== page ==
Skip to main content

A note on profit-led/wage-led growth models

By Sergio Cesaratto (Guest blogger)

As a follow up on Matías' post on real exchange rate (RER) and growth I want to make a point about "profit/wage led growth", although this is not central in the discussion about RER/Exports.

1) Profit-led growth:

Variations of the normal rate of profit, as such, have no direct and mechanic influence on gross investment, as often argued by post-Keynesian authors of various persuasions. As such, variations of rn only concern the sphere of income distribution. The latter can in turn influence investment decisions:
  • by affecting expected effective demand: a higher/lower rn might, for instance, negatively/positively affect consumption demand if this is affected by lower/higher real wages; or 
  • by being connected to the relative bargaining power of the working class and to the necessity for the ruling class to discipline it by regulating the labour reserve army; but this is generally done by using fiscal, monetary and exchange rate policies and not as a coordinated decisions of capitalists to regulate the accumulation rate.
Therefore, a rise of rn, as such, for no reason would positively affect investment. Likewise, a lower rn will, in general, leave gross investment unaffected as long as capitalists fear to bequeath market shares to competitors: each capitalist is homo homini lupus with respect to her classmates. Ça va sans dire that a rise/fall of ra above/below rn will just signal that actual capacity utilization, ua is above/below the normal one, un. In both cases gross investment will vary in order to readjust the degree of capacity utilization and normal profitability - while the long trend of investment is still set by demand for products associated to normal profitability).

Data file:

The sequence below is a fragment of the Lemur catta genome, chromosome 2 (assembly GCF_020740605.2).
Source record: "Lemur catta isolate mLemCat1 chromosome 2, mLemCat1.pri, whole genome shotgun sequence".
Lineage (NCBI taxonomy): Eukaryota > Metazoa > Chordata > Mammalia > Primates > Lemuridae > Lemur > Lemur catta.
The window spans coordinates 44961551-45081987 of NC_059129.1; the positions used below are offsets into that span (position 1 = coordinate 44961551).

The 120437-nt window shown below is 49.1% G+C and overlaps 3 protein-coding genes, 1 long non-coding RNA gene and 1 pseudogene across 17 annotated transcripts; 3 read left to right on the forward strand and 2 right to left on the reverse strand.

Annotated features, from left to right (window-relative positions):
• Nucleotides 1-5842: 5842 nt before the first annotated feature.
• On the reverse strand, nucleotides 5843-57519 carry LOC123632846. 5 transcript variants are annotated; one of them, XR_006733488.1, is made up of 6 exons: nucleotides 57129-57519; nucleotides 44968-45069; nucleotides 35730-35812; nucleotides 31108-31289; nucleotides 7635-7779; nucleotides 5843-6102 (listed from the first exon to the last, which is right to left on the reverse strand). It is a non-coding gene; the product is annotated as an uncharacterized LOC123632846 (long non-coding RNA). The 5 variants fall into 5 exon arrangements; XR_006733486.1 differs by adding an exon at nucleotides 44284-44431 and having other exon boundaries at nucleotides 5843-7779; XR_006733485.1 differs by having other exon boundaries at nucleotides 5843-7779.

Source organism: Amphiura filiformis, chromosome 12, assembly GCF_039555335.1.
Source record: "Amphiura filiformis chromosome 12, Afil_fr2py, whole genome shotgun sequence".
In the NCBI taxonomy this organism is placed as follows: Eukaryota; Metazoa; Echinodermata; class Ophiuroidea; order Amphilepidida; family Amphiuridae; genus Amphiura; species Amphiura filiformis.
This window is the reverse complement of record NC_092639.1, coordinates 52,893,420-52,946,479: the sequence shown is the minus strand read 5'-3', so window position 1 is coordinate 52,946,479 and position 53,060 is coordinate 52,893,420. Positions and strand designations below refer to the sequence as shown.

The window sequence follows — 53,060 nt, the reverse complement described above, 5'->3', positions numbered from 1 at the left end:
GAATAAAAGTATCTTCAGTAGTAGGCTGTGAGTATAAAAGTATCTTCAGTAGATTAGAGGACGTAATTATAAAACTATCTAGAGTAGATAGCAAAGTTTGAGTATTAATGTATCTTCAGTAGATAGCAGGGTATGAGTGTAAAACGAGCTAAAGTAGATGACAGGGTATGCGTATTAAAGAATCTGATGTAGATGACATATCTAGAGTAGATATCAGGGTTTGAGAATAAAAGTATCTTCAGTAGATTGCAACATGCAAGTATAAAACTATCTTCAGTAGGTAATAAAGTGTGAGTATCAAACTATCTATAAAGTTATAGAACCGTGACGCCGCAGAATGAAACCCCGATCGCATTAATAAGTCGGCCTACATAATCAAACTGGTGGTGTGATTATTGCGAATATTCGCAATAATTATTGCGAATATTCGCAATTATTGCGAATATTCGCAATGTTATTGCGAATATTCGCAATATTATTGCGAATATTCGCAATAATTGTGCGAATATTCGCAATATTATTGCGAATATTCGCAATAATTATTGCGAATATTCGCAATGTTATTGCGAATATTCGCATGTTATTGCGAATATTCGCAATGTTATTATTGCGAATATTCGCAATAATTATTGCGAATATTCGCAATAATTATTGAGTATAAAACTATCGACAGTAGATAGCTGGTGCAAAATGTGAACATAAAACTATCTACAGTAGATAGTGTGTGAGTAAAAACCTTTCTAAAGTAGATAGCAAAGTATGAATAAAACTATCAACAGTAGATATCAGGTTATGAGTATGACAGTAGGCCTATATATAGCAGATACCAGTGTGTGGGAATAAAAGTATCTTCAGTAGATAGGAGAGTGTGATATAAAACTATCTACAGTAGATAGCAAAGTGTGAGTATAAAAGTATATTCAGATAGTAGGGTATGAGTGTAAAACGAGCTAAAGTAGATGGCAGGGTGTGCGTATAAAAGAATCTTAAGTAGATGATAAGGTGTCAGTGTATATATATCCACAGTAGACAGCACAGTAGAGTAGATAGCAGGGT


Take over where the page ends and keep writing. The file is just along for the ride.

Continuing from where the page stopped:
A quote from Franklin Serrano* is timely here: “although politically entrepreneurs prefer higher profit margins and normal profit rates, capitalists do not ‘invest as a class’ but according to the existing investment opportunities and the pressure of competition. Their investment decisions are not an inverse function of the level of the normal rate of profits but a positive function of the size of the market. In the long run the size of lucrative investment opportunities depends on the level and rate of growth of effective demand- the demand of those who can pay normal prices (that price that allow firms to obtain the normal rate of profits, which defines the minimum accepted standard of profitability). If effective demand is expanding, whether normal profit margins and rates happen to be ‘high’ or ‘low’, competition and the search for maximum profits impel the firms collectively to expand productive investment.”

2. Wage-led growth: